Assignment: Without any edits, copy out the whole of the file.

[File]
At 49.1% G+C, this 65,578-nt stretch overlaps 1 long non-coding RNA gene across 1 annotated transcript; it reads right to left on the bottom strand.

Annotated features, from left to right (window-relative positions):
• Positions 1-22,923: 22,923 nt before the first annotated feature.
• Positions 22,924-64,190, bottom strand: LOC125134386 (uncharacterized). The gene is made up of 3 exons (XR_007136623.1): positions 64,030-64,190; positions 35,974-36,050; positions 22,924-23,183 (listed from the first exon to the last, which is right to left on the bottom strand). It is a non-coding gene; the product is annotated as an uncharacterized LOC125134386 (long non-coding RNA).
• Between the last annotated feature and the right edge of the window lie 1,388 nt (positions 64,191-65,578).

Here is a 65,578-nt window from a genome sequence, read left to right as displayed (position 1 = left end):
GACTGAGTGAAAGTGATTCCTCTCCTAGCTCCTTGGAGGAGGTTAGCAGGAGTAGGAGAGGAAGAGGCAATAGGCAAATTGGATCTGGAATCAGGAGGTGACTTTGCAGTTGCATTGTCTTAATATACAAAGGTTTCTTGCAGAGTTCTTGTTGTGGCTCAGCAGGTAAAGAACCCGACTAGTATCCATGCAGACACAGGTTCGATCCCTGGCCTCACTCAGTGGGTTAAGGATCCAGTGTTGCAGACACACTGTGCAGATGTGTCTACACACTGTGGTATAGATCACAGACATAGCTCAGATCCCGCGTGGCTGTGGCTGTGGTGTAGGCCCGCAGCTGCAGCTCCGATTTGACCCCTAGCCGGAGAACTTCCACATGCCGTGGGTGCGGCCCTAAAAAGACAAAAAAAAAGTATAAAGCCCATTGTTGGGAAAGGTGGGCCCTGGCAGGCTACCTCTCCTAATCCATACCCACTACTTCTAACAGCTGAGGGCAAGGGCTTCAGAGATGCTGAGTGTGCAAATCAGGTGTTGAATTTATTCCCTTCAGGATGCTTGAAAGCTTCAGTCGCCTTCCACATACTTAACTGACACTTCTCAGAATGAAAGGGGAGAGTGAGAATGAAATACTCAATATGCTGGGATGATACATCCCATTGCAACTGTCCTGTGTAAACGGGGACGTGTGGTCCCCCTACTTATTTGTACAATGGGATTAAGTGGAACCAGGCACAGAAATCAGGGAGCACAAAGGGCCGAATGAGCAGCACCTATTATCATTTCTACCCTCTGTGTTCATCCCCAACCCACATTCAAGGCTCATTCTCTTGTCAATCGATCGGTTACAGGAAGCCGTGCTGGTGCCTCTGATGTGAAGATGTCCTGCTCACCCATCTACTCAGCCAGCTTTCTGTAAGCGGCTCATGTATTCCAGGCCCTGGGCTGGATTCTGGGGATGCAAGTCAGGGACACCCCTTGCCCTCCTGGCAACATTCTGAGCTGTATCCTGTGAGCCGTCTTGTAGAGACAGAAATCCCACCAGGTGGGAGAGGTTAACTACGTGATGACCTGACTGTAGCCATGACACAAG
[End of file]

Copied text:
At 49.1% G+C, this 65,578-nt stretch overlaps 1 long non-coding RNA gene across 1 annotated transcript; it reads right to left on the bottom strand.

Annotated features, from left to right (window-relative positions):
• Positions 1-22,923: 22,923 nt before the first annotated feature.
• Positions 22,924-64,190, bottom strand: LOC125134386 (uncharacterized). The gene is made up of 3 exons (XR_007136623.1): positions 64,030-64,190; positions 35,974-36,050; positions 22,924-23,183 (listed from the first exon to the last, which is right to left on the bottom strand). It is a non-coding gene; the product is annotated as an uncharacterized LOC125134386 (long non-coding RNA).
• Between the last annotated feature and the right edge of the window lie 1,388 nt (positions 64,191-65,578).

Here is a 65,578-nt window from a genome sequence, read left to right as displayed (position 1 = left end):
GACTGAGTGAAAGTGATTCCTCTCCTAGCTCCTTGGAGGAGGTTAGCAGGAGTAGGAGAGGAAGAGGCAATAGGCAAATTGGATCTGGAATCAGGAGGTGACTTTGCAGTTGCATTGTCTTAATATACAAAGGTTTCTTGCAGAGTTCTTGTTGTGGCTCAGCAGGTAAAGAACCCGACTAGTATCCATGCAGACACAGGTTCGATCCCTGGCCTCACTCAGTGGGTTAAGGATCCAGTGTTGCAGACACACTGTGCAGATGTGTCTACACACTGTGGTATAGATCACAGACATAGCTCAGATCCCGCGTGGCTGTGGCTGTGGTGTAGGCCCGCAGCTGCAGCTCCGATTTGACCCCTAGCCGGAGAACTTCCACATGCCGTGGGTGCGGCCCTAAAAAGACAAAAAAAAAGTATAAAGCCCATTGTTGGGAAAGGTGGGCCCTGGCAGGCTACCTCTCCTAATCCATACCCACTACTTCTAACAGCTGAGGGCAAGGGCTTCAGAGATGCTGAGTGTGCAAATCAGGTGTTGAATTTATTCCCTTCAGGATGCTTGAAAGCTTCAGTCGCCTTCCACATACTTAACTGACACTTCTCAGAATGAAAGGGGAGAGTGAGAATGAAATACTCAATATGCTGGGATGATACATCCCATTGCAACTGTCCTGTGTAAACGGGGACGTGTGGTCCCCCTACTTATTTGTACAATGGGATTAAGTGGAACCAGGCACAGAAATCAGGGAGCACAAAGGGCCGAATGAGCAGCACCTATTATCATTTCTACCCTCTGTGTTCATCCCCAACCCACATTCAAGGCTCATTCTCTTGTCAATCGATCGGTTACAGGAAGCCGTGCTGGTGCCTCTGATGTGAAGATGTCCTGCTCACCCATCTACTCAGCCAGCTTTCTGTAAGCGGCTCATGTATTCCAGGCCCTGGGCTGGATTCTGGGGATGCAAGTCAGGGACACCCCTTGCCCTCCTGGCAACATTCTGAGCTGTATCCTGTGAGCCGTCTTGTAGAGACAGAAATCCCACCAGGTGGGAGAGGTTAACTACGTGATGACCTGACTGTAGCCATGACACAAG